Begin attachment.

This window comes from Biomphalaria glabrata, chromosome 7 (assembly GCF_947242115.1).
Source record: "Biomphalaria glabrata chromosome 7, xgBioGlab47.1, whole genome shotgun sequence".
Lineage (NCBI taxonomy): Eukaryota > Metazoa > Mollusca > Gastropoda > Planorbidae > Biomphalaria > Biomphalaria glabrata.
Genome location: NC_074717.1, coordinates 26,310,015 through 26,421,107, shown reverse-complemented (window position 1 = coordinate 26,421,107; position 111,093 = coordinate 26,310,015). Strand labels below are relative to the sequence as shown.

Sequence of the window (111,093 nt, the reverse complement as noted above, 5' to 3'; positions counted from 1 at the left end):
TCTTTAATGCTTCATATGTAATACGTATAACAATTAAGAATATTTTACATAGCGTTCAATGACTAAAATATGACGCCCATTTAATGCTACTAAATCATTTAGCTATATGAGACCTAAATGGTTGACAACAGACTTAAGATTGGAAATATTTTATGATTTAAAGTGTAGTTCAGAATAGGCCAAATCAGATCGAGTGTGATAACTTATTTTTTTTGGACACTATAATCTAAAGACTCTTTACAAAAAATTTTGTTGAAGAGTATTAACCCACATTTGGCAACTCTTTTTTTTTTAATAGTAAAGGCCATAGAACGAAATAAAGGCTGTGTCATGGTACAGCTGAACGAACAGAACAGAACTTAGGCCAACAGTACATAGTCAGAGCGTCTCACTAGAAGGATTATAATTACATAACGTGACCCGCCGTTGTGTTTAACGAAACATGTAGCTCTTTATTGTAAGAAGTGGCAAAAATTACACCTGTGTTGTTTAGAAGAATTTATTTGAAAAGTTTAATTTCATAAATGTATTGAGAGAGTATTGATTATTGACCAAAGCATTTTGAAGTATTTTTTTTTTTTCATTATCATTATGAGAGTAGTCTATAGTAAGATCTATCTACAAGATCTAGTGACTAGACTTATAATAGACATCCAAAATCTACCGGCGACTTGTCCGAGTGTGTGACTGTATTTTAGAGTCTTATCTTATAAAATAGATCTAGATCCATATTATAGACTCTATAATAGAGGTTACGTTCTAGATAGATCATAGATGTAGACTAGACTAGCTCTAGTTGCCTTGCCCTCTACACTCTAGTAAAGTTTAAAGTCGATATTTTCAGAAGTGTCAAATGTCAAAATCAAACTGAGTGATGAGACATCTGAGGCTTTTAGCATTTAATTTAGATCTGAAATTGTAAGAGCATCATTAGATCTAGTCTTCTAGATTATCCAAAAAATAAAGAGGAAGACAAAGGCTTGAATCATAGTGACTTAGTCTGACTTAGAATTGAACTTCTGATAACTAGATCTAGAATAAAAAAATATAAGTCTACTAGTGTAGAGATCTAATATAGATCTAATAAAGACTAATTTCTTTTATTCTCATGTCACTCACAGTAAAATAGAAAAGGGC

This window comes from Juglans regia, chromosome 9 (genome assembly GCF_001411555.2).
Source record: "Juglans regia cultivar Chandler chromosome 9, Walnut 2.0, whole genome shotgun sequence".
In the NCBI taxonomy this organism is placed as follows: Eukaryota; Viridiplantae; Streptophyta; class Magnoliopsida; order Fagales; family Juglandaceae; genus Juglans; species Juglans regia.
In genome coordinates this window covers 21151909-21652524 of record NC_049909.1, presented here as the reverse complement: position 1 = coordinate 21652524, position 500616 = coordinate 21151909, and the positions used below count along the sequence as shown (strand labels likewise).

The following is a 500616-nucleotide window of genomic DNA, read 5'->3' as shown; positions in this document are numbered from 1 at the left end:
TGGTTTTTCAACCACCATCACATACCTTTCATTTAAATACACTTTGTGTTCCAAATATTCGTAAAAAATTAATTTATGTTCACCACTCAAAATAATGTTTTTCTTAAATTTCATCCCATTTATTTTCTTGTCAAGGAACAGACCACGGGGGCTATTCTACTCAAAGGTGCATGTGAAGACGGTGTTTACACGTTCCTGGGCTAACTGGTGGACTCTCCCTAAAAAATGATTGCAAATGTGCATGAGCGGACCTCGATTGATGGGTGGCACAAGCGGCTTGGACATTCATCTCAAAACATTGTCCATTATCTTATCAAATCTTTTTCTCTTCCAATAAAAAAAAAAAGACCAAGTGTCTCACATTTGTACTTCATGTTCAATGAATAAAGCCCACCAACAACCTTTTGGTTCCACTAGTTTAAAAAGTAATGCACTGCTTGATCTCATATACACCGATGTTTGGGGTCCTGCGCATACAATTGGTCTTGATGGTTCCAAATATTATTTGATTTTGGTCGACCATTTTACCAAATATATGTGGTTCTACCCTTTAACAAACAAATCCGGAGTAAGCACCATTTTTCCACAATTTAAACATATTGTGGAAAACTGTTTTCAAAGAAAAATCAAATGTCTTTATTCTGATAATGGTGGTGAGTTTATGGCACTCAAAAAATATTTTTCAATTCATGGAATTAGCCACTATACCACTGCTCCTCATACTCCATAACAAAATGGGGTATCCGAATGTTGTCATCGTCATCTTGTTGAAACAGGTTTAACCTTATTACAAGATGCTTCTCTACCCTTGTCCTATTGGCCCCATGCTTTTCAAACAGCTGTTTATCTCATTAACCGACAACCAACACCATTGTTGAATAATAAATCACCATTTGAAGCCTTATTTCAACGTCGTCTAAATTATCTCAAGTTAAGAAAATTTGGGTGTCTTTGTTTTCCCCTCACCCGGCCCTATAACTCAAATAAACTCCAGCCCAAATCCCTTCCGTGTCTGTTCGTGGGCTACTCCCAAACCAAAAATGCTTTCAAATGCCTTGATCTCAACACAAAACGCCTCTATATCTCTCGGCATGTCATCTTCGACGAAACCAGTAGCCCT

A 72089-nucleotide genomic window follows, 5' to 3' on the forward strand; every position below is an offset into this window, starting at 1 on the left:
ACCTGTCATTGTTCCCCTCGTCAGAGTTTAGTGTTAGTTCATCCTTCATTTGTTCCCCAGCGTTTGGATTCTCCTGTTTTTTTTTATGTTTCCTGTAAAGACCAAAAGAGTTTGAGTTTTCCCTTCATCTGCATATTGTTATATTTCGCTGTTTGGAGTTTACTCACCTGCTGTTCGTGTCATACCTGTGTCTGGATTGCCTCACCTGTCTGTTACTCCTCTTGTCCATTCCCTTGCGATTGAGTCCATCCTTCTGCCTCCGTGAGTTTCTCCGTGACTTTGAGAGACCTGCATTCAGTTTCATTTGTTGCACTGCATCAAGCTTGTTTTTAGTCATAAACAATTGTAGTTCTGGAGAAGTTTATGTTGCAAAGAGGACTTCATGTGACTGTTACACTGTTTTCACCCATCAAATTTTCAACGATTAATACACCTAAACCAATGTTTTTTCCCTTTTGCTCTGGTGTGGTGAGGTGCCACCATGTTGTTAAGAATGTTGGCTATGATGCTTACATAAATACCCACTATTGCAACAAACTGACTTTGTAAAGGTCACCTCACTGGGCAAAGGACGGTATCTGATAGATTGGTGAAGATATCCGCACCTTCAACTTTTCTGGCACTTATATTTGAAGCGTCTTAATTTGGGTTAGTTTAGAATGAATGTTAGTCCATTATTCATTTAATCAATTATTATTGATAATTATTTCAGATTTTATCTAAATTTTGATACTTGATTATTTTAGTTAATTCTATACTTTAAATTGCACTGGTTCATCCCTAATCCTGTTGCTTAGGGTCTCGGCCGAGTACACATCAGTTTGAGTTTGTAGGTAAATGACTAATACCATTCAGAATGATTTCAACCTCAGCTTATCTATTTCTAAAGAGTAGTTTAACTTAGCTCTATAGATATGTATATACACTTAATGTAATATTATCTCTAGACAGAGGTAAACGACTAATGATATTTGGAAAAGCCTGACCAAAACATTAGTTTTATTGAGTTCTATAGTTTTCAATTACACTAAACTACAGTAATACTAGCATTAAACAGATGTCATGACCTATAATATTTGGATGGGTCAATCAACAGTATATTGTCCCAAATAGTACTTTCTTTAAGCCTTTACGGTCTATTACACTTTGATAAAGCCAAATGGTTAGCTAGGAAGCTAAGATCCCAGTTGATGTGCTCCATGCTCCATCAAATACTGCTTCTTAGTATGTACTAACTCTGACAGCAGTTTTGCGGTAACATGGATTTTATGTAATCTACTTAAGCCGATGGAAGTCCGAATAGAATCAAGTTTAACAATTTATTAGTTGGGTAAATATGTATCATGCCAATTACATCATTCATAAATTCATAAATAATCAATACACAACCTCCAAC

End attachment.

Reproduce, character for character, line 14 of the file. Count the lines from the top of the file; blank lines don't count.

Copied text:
ACCTGTCATTGTTCCCCTCGTCAGAGTTTAGTGTTAGTTCATCCTTCATTTGTTCCCCAGCGTTTGGATTCTCCTGTTTTTTTTTATGTTTCCTGTAAAGACCAAAAGAGTTTGAGTTTTCCCTTCATCTGCATATTGTTATATTTCGCTGTTTGGAGTTTACTCACCTGCTGTTCGTGTCATACCTGTGTCTGGATTGCCTCACCTGTCTGTTACTCCTCTTGTCCATTCCCTTGCGATTGAGTCCATCCTTCTGCCTCCGTGAGTTTCTCCGTGACTTTGAGAGACCTGCATTCAGTTTCATTTGTTGCACTGCATCAAGCTTGTTTTTAGTCATAAACAATTGTAGTTCTGGAGAAGTTTATGTTGCAAAGAGGACTTCATGTGACTGTTACACTGTTTTCACCCATCAAATTTTCAACGATTAATACACCTAAACCAATGTTTTTTCCCTTTTGCTCTGGTGTGGTGAGGTGCCACCATGTTGTTAAGAATGTTGGCTATGATGCTTACATAAATACCCACTATTGCAACAAACTGACTTTGTAAAGGTCACCTCACTGGGCAAAGGACGGTATCTGATAGATTGGTGAAGATATCCGCACCTTCAACTTTTCTGGCACTTATATTTGAAGCGTCTTAATTTGGGTTAGTTTAGAATGAATGTTAGTCCATTATTCATTTAATCAATTATTATTGATAATTATTTCAGATTTTATCTAAATTTTGATACTTGATTATTTTAGTTAATTCTATACTTTAAATTGCACTGGTTCATCCCTAATCCTGTTGCTTAGGGTCTCGGCCGAGTACACATCAGTTTGAGTTTGTAGGTAAATGACTAATACCATTCAGAATGATTTCAACCTCAGCTTATCTATTTCTAAAGAGTAGTTTAACTTAGCTCTATAGATATGTATATACACTTAATGTAATATTATCTCTAGACAGAGGTAAACGACTAATGATATTTGGAAAAGCCTGACCAAAACATTAGTTTTATTGAGTTCTATAGTTTTCAATTACACTAAACTACAGTAATACTAGCATTAAACAGATGTCATGACCTATAATATTTGGATGGGTCAATCAACAGTATATTGTCCCAAATAGTACTTTCTTTAAGCCTTTACGGTCTATTACACTTTGATAAAGCCAAATGGTTAGCTAGGAAGCTAAGATCCCAGTTGATGTGCTCCATGCTCCATCAAATACTGCTTCTTAGTATGTACTAACTCTGACAGCAGTTTTGCGGTAACATGGATTTTATGTAATCTACTTAAGCCGATGGAAGTCCGAATAGAATCAAGTTTAACAATTTATTAGTTGGGTAAATATGTATCATGCCAATTACATCATTCATAAATTCATAAATAATCAATACACAACCTCCAAC